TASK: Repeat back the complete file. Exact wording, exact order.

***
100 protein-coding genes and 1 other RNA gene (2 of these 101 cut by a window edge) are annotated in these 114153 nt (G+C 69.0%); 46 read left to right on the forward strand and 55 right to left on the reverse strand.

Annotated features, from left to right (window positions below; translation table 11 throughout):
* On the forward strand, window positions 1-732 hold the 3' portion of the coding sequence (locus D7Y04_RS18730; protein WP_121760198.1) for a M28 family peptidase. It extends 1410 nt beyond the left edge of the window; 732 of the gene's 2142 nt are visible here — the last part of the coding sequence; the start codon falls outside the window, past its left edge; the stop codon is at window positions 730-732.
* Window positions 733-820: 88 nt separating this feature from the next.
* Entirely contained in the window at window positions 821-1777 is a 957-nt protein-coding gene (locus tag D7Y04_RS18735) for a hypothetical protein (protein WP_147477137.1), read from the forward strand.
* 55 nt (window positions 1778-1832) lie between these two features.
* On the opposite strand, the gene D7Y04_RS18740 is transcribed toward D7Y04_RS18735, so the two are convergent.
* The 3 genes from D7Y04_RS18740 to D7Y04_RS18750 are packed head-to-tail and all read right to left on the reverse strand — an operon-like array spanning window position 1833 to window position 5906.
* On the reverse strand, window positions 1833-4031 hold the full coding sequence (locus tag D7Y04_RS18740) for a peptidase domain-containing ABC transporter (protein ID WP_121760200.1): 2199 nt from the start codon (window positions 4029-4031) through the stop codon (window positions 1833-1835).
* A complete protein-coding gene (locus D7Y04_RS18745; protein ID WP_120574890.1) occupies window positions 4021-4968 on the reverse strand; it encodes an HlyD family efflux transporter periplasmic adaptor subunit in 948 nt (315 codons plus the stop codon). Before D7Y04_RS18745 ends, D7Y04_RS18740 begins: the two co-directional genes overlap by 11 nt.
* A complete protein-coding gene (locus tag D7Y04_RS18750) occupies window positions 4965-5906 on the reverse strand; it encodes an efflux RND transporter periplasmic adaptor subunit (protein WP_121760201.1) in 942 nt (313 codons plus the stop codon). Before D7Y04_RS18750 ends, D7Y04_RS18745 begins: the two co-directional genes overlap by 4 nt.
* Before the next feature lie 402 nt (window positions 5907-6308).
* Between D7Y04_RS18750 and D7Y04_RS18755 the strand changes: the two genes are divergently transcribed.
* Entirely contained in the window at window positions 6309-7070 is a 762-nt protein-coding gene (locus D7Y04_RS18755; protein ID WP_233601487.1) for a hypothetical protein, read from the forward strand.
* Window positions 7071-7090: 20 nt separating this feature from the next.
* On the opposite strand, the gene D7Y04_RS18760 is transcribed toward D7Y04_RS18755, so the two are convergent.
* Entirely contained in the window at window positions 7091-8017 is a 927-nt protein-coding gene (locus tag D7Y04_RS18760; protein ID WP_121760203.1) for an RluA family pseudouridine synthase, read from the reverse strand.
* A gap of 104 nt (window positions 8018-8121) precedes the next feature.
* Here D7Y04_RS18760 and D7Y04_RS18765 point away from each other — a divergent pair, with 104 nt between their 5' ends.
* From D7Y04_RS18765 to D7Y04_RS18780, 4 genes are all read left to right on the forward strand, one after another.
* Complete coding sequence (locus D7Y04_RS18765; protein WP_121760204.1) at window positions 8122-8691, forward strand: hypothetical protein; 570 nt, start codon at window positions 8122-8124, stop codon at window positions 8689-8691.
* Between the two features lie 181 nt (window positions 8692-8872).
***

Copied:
100 protein-coding genes and 1 other RNA gene (2 of these 101 cut by a window edge) are annotated in these 114153 nt (G+C 69.0%); 46 read left to right on the forward strand and 55 right to left on the reverse strand.

Annotated features, from left to right (window positions below; translation table 11 throughout):
* On the forward strand, window positions 1-732 hold the 3' portion of the coding sequence (locus D7Y04_RS18730; protein WP_121760198.1) for a M28 family peptidase. It extends 1410 nt beyond the left edge of the window; 732 of the gene's 2142 nt are visible here — the last part of the coding sequence; the start codon falls outside the window, past its left edge; the stop codon is at window positions 730-732.
* Window positions 733-820: 88 nt separating this feature from the next.
* Entirely contained in the window at window positions 821-1777 is a 957-nt protein-coding gene (locus tag D7Y04_RS18735) for a hypothetical protein (protein WP_147477137.1), read from the forward strand.
* 55 nt (window positions 1778-1832) lie between these two features.
* On the opposite strand, the gene D7Y04_RS18740 is transcribed toward D7Y04_RS18735, so the two are convergent.
* The 3 genes from D7Y04_RS18740 to D7Y04_RS18750 are packed head-to-tail and all read right to left on the reverse strand — an operon-like array spanning window position 1833 to window position 5906.
* On the reverse strand, window positions 1833-4031 hold the full coding sequence (locus tag D7Y04_RS18740) for a peptidase domain-containing ABC transporter (protein ID WP_121760200.1): 2199 nt from the start codon (window positions 4029-4031) through the stop codon (window positions 1833-1835).
* A complete protein-coding gene (locus D7Y04_RS18745; protein ID WP_120574890.1) occupies window positions 4021-4968 on the reverse strand; it encodes an HlyD family efflux transporter periplasmic adaptor subunit in 948 nt (315 codons plus the stop codon). Before D7Y04_RS18745 ends, D7Y04_RS18740 begins: the two co-directional genes overlap by 11 nt.
* A complete protein-coding gene (locus tag D7Y04_RS18750) occupies window positions 4965-5906 on the reverse strand; it encodes an efflux RND transporter periplasmic adaptor subunit (protein WP_121760201.1) in 942 nt (313 codons plus the stop codon). Before D7Y04_RS18750 ends, D7Y04_RS18745 begins: the two co-directional genes overlap by 4 nt.
* Before the next feature lie 402 nt (window positions 5907-6308).
* Between D7Y04_RS18750 and D7Y04_RS18755 the strand changes: the two genes are divergently transcribed.
* Entirely contained in the window at window positions 6309-7070 is a 762-nt protein-coding gene (locus D7Y04_RS18755; protein ID WP_233601487.1) for a hypothetical protein, read from the forward strand.
* Window positions 7071-7090: 20 nt separating this feature from the next.
* On the opposite strand, the gene D7Y04_RS18760 is transcribed toward D7Y04_RS18755, so the two are convergent.
* Entirely contained in the window at window positions 7091-8017 is a 927-nt protein-coding gene (locus tag D7Y04_RS18760; protein ID WP_121760203.1) for an RluA family pseudouridine synthase, read from the reverse strand.
* A gap of 104 nt (window positions 8018-8121) precedes the next feature.
* Here D7Y04_RS18760 and D7Y04_RS18765 point away from each other — a divergent pair, with 104 nt between their 5' ends.
* From D7Y04_RS18765 to D7Y04_RS18780, 4 genes are all read left to right on the forward strand, one after another.
* Complete coding sequence (locus D7Y04_RS18765; protein WP_121760204.1) at window positions 8122-8691, forward strand: hypothetical protein; 570 nt, start codon at window positions 8122-8124, stop codon at window positions 8689-8691.
* Between the two features lie 181 nt (window positions 8692-8872).